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Fables de La Fontaine

Robert Wilson's visually stunning adaptation of the classic French fairy tales marks a return to the height of his considerable powers. logo
A scene from Fables de La Fontaine
(© Cosimo Mirco)
(Editor's Note: Due to the injury of actress Madeleine Marion, the Thursday night performance of Fables de la Fontaine has been cancelled, and an additional performance has been scheduled for 2pm on Sunday, July 15. Muriel Mayette, the artistic director of Comedie-Francaise, will play Ms. Marion's parts for the remainder of the run.)


Franco-American relations, which appear to be improving under France's new president Nicolas Sarkozy, deserve to get even better as a result of Fables de La Fontaine, Texas-born Robert Wilson's 2004 collaboration with the revered Comedie-Francaise. The happy occasion, now being presented at Lincoln Center Festival 2007, is an adaptation of 17th-century verse fables written by Jean de La Fontaine at about the same time the Comedie-Francaise was being organized around Moliere's acting company.

In creating this piece, based on 19 of La Fontaine's moralistic animal tales, the Comedie-Francaise has smartly mixed something that couldn't be more grounded in French literary tradition with someone who continues to represent forward-thinking international theater production at its classiest. Moreover, this meeting of exciting minds represents a return for Wilson to the height of his considerable powers.

In his recent adaptations of Buchner's Woyzeck and Ibsen's Peer Gynt, Wilson has overplayed his visual strengths. In his determination to treat the senses to circuses of color and sound, he has sometimes lost sight of content and trivialized his source material.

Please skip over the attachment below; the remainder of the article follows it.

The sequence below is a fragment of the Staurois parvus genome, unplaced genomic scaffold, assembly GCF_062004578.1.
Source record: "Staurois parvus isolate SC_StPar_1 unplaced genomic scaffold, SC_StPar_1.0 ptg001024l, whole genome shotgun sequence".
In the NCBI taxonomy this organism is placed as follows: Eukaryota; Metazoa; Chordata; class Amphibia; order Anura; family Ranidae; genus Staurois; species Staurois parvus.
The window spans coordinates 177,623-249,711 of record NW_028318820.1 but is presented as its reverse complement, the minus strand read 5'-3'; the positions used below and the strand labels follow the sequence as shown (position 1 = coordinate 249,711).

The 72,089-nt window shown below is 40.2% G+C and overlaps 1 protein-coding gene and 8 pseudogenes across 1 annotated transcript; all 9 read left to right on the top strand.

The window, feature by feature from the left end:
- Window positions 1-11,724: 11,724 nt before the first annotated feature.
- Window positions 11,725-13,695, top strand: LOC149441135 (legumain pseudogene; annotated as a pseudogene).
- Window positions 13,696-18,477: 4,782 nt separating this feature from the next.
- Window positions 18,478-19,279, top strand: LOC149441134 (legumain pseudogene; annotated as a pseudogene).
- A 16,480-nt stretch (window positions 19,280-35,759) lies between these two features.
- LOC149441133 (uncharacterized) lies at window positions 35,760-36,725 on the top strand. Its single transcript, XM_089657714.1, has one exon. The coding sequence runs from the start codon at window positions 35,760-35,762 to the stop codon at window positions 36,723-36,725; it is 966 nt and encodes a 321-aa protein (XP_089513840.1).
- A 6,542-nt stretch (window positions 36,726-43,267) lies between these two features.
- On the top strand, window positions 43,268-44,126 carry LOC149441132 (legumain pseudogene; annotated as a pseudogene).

The reason for the success of this project, however, is not because La Fontaine's oeuvre is so weightless that scanting it makes no difference. True, his rhymed pieces are whimsical as they go about commenting on questionable human behavior through stand-ins from the animal kingdom; but this whimsy has a serious undertone. Cynicism dominates as segment follows segment in which the rich and powerful prevail and the gullible and easily flattered are trumped. Eventually, La Fontaine begins to be as significant a philosopher on human nature as Voltaire.

When a lion (played with regal sternness by lanky Bakary Sangare) allows his claws to be clipped out of blind love, he seals his undoing. When a cicada (the vibrant Coraly Zahonero) spends her summer singing and hopes to obtain grain for the winter from an ant (the quick-stepping Madeleine Marion), she's told to dance to keep warm. When a fox (Laurent Stocker, acting very wily) begs a crow with a cheese round in her mouth (Celine Samie, perching proudly) to sing, the self-impressed crow learns a lesson about pride. When a young mouse, (giggly Francoise Gillard) meets a beautiful cat (sinuous Leonie Simaga) and an ungainly cock (the bombastic Gerard Giroudon), she picks up a few pointers about judging people by their looks. And so it goes, with the impeccably trained Comedie-Francise ensemble -- prominently featuring Christine Fersen as La Fontaine -- repeatedly showing off their speaking and pantomime techniques in gorgeous stage pictures.

Rarely is a Wilson enterprise less than exquisite to look at. The aesthetic allure begins with Wilson himself, since he designs his own sets and lighting. But the eye-candy aspects always extend to his collaborators. Here, Moidele Bickel's piquant costumes work beautifully with Kuno Schlegelmilch's masks, some of which give the impression that Schlegelmilch was mentored by Pablo Picasso. And what composer Michael Galasso does with his insinuating melodies eventually suggests the playful grandeur Prokofiev lent Peter and the Wolf.

The acclaim Fables de La Fontaine earns does come with a few caveats. The production is presented in French with three supertitle strips, the largest of which is high over the stage and calls for more neck-craning than many patrons will consider comfortable. Because one area in which French conventions jibe tidily with Wilson's is on the treatment of pace -- often deliberately slow -- there are times when a get-on-with-it feeling comes creeping.

Finally, although common wisdom has it that every school child in France knows many of La Fontaine's approximately 250 fables inside-out, that doesn't mean children everywhere will respond to the sophisticated messages imparted about the dark side of human nature. But even if Fables de La Fontaine isn't for children of all ages, it's definitely for children of many ages.

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